Shrimp Mayo in Mala Sichuan
Mayo Prawns a new dish for Mala Sichuan’s new Heights location. Photo by David Leftwich.

The Heights restaurant also offers several new dishes developed for this location. These include Shrimp Mayo: Shrimp fried until crispy but still light and served with a sweet mayo sauce and fiery mala chili powder. Pro tip: Dip the shrimp in the mayonnaise sauce, then dip them in the chili powder until lightly coated. The resulting bite is an invigorating blend of sweetness, spice and crunch.

Other new dishes include: squirrel tail fish (fried and scored basa fish – squirrel tail refers to how the fish is cut, not a type of fish – coated in a tomato-based sweet and sour sauce and topped with pine nuts); Little Fantastic Chicken (a quarter ground, bone-in, skin-on chicken sautéed with jalapeño and served with fermented bean paste); three cups of chicken (chicken and basil simmered with sesame oil, soy sauce and sugar); Chicken Stock Stickers (the pork, scallion, and sesame oil filling is cooked in chicken broth instead of water, so it’s juicier and has a richer mouthfeel); Supreme Bamboo (sautéed young bamboo shoots); and Dried vegetables in a pan (potato, cauliflower, lotus root, king oyster mushroom, ear mushroom, green bean and tofu leaf seasoned with ginger, garlic, dried red chili peppers, Sichuan peppercorns, hotpot sauce and fermented black bean). According to Xiong, some of these dishes may eventually be available in other places.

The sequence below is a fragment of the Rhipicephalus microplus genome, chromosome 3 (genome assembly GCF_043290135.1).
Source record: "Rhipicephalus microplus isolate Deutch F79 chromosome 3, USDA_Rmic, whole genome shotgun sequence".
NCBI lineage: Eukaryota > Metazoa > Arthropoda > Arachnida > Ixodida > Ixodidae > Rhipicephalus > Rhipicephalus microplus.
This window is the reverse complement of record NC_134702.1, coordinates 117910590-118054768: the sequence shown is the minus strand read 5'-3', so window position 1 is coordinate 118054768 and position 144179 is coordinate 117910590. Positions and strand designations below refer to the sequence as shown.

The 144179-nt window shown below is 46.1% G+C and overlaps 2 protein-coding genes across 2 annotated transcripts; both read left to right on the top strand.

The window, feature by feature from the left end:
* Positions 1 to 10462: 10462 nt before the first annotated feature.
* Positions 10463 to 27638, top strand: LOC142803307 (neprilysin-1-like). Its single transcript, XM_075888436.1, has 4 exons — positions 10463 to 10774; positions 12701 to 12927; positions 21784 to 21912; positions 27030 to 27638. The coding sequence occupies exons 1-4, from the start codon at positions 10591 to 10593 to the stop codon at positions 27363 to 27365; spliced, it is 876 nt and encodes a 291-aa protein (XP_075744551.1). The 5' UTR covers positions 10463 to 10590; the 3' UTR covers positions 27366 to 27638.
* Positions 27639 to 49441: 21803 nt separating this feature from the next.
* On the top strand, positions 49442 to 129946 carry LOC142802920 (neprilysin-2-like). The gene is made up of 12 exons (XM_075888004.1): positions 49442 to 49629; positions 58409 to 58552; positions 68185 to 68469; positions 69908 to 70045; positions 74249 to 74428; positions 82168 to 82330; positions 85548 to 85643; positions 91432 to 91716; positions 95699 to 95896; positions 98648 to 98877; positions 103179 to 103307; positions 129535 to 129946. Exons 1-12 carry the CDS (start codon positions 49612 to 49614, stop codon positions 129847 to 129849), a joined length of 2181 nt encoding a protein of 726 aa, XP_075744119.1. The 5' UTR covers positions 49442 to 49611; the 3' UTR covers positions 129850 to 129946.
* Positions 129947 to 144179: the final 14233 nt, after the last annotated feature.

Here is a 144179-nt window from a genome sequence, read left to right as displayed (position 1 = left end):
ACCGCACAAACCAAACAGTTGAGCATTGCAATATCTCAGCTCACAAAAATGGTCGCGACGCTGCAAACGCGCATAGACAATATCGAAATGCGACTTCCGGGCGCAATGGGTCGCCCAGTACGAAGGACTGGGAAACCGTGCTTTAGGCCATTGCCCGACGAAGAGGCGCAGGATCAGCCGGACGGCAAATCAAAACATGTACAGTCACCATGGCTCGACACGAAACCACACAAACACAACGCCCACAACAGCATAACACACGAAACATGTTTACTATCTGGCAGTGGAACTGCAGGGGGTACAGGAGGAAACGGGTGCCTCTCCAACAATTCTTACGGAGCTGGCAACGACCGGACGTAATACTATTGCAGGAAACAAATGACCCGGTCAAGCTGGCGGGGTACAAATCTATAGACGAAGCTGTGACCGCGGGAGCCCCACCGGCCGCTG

Matcha Mille-Crêpes Cake at Mala Sichuan in the Heights
Matcha mille-crêpes cake at Mala Sichuan in the Heights. Photo by David Leftwich.

As in other places, you can end your meal with an airy thousand pancake cake, composed of 20 layers of thin crepes, each sandwiching a layer of pastry cream. The heights location offers four flavors: tiramisu, Nutella, vanilla caramel and matcha. The last one, which we tasted, is a pleasant and not too sweet expression of the nutty and vegetal notes that make sipping green tea a pleasurable experience. Unique to this location is Crunchy Peanut Mala Ice Cream, a collaboration with its neighbor MKT Honeychild Sweet Creamswhich also sells this singular blend of spice, crunch and creamy sweetness.

Bar on the heights of Mala Sichuan
Bar in Mala Sichuan Heights. Photo by Bill Krampitz for TK Images.

The Heights offers another first for Mala Sichuan: cocktails. veteran bartender Chris Frankel makes a dozen cocktails. Each is inspired by a different Chinese zodiac animal and incorporates flavors that complement Mala Sichuan dishes. Six are currently available, and the next six are expected to roll out mid to late October. The drinks have playful names such as Friendly Tiger, Silent Rooster, Crystal Dragon, Dancing Goat, Laughing Monkey and Jade Rabbit, and ingredient combinations as clever as nicknames. The friendly tiger is a blend of oolong-infused bourbon, orange marmalade and orange bitters, while the dancing goat combines jasmine infused gin, basil, cucumber, lime and cucumber tonic. The bar also offers a targeted selection of beers and wines.

Thoughtful design elements, from the floating pagoda roof to a haunting ginkgo leaf mural, combined with exceptional dishes – both classic and new – and intriguing cocktails make Mala Sichuan’s Heights Restaurant a worthy destination, even if you frequent the other places regularly.

Hours of operation at the heights location are currently Wednesday-Monday 11am-10pm, closed Tuesdays.